Create a Garden Space for Your Kids and Watch Them Grow
article by P. Allen Smith | photography by Mark Fonville
Often times, parents will ask me how to get young members of the family involved in gardening. Most kids love the outdoors and playing in the dirt comes natural. So creating a kid-friendly garden at home is actually a no-brainer. In addition to growing flowers and some of their own food, gardening allows your children to enjoy more quality time outdoors.
Just as important, a kid-friendly garden is a hands-on education in the local ecosystem and nature. It will give you and your child a chance to explore and discuss the natural world around them in a fun-filled environment. They will learn about bugs, bees, pollination and small garden critters that may visit their garden on occasion. Through gardening, kids will enjoy the fruits of their labor, experience failure, celebrate success and learn the rewards of patience.
To get started, decide where you will set up their space. Whether it’s a small area in your garden or a raised bed, give them the responsibility for their own garden. Let them plan what they want to grow and how they want to grow it. They can choose miniature pumpkins for Halloween, or perhaps pineapple sage to enjoy the butterflies and hummingbirds that the blooms attract. Younger gardeners will need more guidance with choices, but this can be blended into the fun of planning. Start out with learning about seeds. It makes it easier for kids to see them grow. Cultivate their creativity and praise each milestone, such as planting and cleanup times.
CREATING THE GARDEN SPACE
It doesn’t take a lot of space in the yard to design a kid-friendly garden. One idea is to use a small colorful wading pool and fill it with garden soil to create the perfect raised bed. Show your kids a healthy soil recipe by mixing one part garden soil and one part compost based on the size of their garden. Drill holes in the bottom and sides of the pool for drainage. Since most plants in their garden will need plenty of sunshine, you can create a simple sun shelter tent nearby for kids to hang out in and play.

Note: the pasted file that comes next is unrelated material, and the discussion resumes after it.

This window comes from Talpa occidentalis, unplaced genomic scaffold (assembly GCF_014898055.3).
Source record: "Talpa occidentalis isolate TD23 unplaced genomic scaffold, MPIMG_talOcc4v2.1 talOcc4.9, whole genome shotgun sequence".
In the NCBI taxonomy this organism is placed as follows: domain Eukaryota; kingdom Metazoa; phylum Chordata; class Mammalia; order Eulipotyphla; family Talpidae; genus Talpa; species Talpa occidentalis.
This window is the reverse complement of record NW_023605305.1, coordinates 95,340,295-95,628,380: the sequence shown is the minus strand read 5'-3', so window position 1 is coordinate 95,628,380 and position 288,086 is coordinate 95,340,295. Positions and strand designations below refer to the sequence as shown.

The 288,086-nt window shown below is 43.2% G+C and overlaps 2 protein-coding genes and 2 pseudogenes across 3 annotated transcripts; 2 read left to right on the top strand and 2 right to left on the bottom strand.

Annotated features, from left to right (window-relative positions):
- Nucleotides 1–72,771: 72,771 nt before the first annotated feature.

As this is most likely their first garden, I would suggest encouraging young gardeners to grow herbs. Whether they start from seed or seedling, herbs grow quickly and many produce beautiful and colorful blooms. The wonderful thing about herbs is kids can nibble on the leaves and smell the fragrances right in the garden. Kids will love tasting their garden as it grows.
Sweet basil has floppy fragrant leaves and makes a very tasty pesto. Kids will love this herb on homemade pizza.
Mint grows so easily that sometimes it’s hard to contain, but it has a wonderful, refreshing fragrance, flavor that tastes like toothpaste, can be used in drinks and is good as a tummy settler.
Lemon thyme has a fragrance and flavor that youngsters will love, like lemonade in the summertime.
Sage has pretty blue flowers, and this herb will remind kids of our friend, the turkey, and Thanksgiving.
Pineapple sage flowers smell and taste like chewing gum, and it will attract butterflies to their garden.
Stevia, sometimes known as sweet leaf, has a sweet cane flavor, and kids will enjoy sampling this herb as it grows.
A delightful way for kids to keep track of their plants is to create simple and colorful garden markers. All you need are free paint stirrers from a home improvement store, 3 to 4 colors of acrylic paint, a tube of fabric paint and acrylic sealer. Supervise as your kids paint each side of the stirrer, and you can seal them as they finish. Finally, let them write the name of the plant on the marker with the tube of fabric paint. DIY plant markers will make their garden area colorful and inviting
When it comes to kids in the garden, keep it motivating and fun. Set clear guidelines from the start as to what is acceptable and what is not acceptable in and around the garden. Most important, make it a positive experience and not just a drudgery of chores. Inspire them to be imaginative and creative in their efforts. We teach children by example. Let them witness your love and excitement in gardening by the joy you share in your efforts. There is no better encouragement for kids.